#INWED19: Raina Dwivedi, Water Resources Engineer
As a water resources engineer, Raina Dwivedi specializes in integrated water resources management and watershed planning. Raina has a Bachelors in Civil and Environmental Engineering from University of Maryland, College Park and a Masters in Civil and Environmental Engineering from Stanford University. We spoke with Raina as part of our #INWED19 campaign to not only celebrate our brilliant women engineers but also to raise their profiles and encourage those who aspire to become engineers and work in STEM. Follow #WomeninSTEM on social media for more stories.
What do you like about working at Tetra Tech?
I appreciate the dual strengths of working with a local group that is extremely talented and functions like a start-up but with the full technical and operational support of a large company such as Tetra Tech. Our team is encouraged to take initiative and provide direction that best serve our clients with the knowledge that an enormous amount of support and resources are available to us.
How can we encourage female students to pursue a career in engineering?
The greatest ways we can encourage female students to pursue a career in engineering are to demonstrate the critical value that engineering disciplines have within every facet of society, provide them the tools and support to pursue a career in engineering, and identify mentors and advocates to empower and teach emerging engineers.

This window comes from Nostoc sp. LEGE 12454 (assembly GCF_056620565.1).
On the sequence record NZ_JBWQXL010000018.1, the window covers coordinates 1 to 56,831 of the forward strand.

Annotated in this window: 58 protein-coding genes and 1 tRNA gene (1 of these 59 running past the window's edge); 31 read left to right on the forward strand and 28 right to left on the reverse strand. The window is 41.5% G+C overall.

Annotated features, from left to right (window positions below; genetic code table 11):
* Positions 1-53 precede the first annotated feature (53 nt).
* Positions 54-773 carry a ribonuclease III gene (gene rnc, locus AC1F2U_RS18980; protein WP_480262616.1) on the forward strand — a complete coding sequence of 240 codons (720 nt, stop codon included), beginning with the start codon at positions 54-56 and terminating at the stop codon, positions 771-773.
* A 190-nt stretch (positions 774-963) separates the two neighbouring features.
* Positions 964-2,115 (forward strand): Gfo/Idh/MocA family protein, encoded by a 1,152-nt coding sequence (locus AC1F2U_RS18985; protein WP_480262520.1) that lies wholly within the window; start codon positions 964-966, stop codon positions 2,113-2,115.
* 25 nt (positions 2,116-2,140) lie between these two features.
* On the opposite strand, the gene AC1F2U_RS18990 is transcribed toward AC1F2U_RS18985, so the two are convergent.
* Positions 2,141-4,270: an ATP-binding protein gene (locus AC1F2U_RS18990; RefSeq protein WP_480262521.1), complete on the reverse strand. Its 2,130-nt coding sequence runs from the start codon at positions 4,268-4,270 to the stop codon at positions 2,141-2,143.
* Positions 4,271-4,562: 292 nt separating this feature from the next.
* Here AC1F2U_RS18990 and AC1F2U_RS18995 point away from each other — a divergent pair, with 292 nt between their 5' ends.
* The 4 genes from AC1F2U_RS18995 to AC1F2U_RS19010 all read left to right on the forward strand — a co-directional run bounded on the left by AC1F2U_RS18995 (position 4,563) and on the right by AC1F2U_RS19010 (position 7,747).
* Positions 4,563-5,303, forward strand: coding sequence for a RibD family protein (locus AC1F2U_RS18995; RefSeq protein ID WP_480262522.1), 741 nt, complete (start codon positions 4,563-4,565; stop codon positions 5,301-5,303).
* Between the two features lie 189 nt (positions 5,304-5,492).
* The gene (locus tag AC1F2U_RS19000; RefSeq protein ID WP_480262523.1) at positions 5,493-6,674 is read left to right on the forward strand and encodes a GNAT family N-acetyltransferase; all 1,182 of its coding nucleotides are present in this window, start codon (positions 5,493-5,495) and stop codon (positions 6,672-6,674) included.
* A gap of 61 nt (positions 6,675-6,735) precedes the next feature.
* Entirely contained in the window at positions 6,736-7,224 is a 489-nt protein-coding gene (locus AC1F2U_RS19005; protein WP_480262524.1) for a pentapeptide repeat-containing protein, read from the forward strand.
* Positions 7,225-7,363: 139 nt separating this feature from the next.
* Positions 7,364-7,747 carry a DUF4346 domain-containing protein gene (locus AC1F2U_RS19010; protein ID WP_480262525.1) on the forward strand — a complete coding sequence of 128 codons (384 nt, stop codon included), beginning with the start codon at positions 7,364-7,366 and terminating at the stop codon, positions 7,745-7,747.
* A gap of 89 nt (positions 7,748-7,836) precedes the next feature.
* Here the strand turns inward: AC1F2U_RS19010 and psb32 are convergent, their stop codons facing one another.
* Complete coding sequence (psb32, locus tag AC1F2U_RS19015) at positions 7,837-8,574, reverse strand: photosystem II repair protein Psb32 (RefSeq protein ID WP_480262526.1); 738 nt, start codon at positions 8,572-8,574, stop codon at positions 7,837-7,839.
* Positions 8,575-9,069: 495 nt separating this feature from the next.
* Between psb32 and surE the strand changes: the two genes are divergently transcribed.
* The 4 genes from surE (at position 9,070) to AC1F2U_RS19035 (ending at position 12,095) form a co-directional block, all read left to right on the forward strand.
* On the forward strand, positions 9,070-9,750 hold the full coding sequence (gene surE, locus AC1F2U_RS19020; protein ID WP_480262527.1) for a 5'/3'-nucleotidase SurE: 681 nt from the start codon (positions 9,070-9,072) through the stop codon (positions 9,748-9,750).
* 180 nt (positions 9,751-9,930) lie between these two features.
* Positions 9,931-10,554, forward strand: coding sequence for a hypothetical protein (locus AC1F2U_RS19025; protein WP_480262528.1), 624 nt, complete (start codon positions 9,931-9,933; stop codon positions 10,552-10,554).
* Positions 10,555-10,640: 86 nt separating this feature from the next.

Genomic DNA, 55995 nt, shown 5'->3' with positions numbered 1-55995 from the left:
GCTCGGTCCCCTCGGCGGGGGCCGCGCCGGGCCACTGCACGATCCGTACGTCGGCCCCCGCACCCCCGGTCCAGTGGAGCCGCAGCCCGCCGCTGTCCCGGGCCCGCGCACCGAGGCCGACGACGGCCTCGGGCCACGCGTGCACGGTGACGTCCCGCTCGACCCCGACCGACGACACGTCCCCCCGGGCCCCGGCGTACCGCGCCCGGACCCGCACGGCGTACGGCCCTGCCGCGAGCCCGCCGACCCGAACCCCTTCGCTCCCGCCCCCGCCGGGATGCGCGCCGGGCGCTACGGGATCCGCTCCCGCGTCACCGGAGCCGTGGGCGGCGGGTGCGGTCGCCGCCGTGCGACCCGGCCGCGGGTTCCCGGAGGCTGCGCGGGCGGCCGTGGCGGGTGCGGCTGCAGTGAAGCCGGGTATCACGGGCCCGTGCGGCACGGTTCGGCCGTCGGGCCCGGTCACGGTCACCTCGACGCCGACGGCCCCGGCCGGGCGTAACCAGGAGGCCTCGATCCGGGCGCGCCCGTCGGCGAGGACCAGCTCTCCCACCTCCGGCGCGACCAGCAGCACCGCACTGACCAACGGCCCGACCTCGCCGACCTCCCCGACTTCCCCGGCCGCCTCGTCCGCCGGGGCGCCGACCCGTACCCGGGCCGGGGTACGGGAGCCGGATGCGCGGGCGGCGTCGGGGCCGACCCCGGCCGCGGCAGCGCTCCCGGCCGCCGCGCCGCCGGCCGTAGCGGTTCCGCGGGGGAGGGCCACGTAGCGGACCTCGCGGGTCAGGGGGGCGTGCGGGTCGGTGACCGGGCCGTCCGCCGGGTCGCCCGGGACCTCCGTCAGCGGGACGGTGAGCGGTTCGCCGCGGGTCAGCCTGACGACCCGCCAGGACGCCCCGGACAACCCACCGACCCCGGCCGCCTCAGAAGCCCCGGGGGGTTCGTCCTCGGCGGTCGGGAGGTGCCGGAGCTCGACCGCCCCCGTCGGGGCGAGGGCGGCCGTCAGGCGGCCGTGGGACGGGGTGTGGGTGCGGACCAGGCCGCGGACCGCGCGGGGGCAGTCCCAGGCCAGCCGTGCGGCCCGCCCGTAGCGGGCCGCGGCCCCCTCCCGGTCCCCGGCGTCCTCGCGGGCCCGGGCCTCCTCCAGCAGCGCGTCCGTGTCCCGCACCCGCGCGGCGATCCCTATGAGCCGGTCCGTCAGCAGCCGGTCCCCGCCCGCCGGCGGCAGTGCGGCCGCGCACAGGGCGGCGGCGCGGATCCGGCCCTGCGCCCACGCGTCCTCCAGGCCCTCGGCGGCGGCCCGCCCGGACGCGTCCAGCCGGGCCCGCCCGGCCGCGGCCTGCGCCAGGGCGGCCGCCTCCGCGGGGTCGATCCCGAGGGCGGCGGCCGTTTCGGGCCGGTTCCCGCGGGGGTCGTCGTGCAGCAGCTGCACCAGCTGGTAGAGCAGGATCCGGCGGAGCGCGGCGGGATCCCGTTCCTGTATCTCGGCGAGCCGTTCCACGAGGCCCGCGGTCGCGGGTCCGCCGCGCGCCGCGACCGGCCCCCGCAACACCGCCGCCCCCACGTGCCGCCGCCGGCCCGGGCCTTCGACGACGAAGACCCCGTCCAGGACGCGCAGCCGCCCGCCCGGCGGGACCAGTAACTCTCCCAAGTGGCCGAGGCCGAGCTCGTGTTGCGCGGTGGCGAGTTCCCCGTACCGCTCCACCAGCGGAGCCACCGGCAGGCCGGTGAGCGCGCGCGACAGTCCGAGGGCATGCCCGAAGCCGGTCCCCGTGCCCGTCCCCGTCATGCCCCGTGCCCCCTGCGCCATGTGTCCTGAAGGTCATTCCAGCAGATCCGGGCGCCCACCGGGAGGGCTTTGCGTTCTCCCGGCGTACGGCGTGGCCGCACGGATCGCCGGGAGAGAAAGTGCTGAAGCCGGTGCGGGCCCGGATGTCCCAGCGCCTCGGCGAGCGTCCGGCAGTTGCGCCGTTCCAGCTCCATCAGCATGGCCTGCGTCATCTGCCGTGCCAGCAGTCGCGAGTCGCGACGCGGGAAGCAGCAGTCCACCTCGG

How do you define your success as an engineer?
Success, as a water resources engineer, is defined by the level of our client’s satisfaction. Engineers make the client’s life easier, whether that means developing an innovative model to quickly assess large-scale conditions, streamlining operations at a facility, or creating web applications to display monitoring and progress in a useful manner. Engineers are technically capable of accomplishing any assignment, but if there are no effective or useful tools or deliverables associated with the task, clients will not be able to understand the project’s worth.
What projects are you most proud of?
I led a team that pioneered the first high-resolution, fully integrated watershed master plan for the City of San Diego’s Chollas Creek Watershed to identify project-by-project priorities to meet water quality, flood control, and stream restoration needs in a highly urbanized and constrained watershed. Our team developed the modeling, prioritization, integration, and tracking mechanisms that are now being leveraged city- and region-wide.
What are the most challenging and rewarding aspects of being an engineer?
Engineering, by definition, means to “design, build, and use.” The most challenging and rewarding aspect of engineering is the need to continuously address new and emerging issues and develop impactful solutions to meet evolving regulatory and environmental needs. Constant learning and growth keep the field exciting.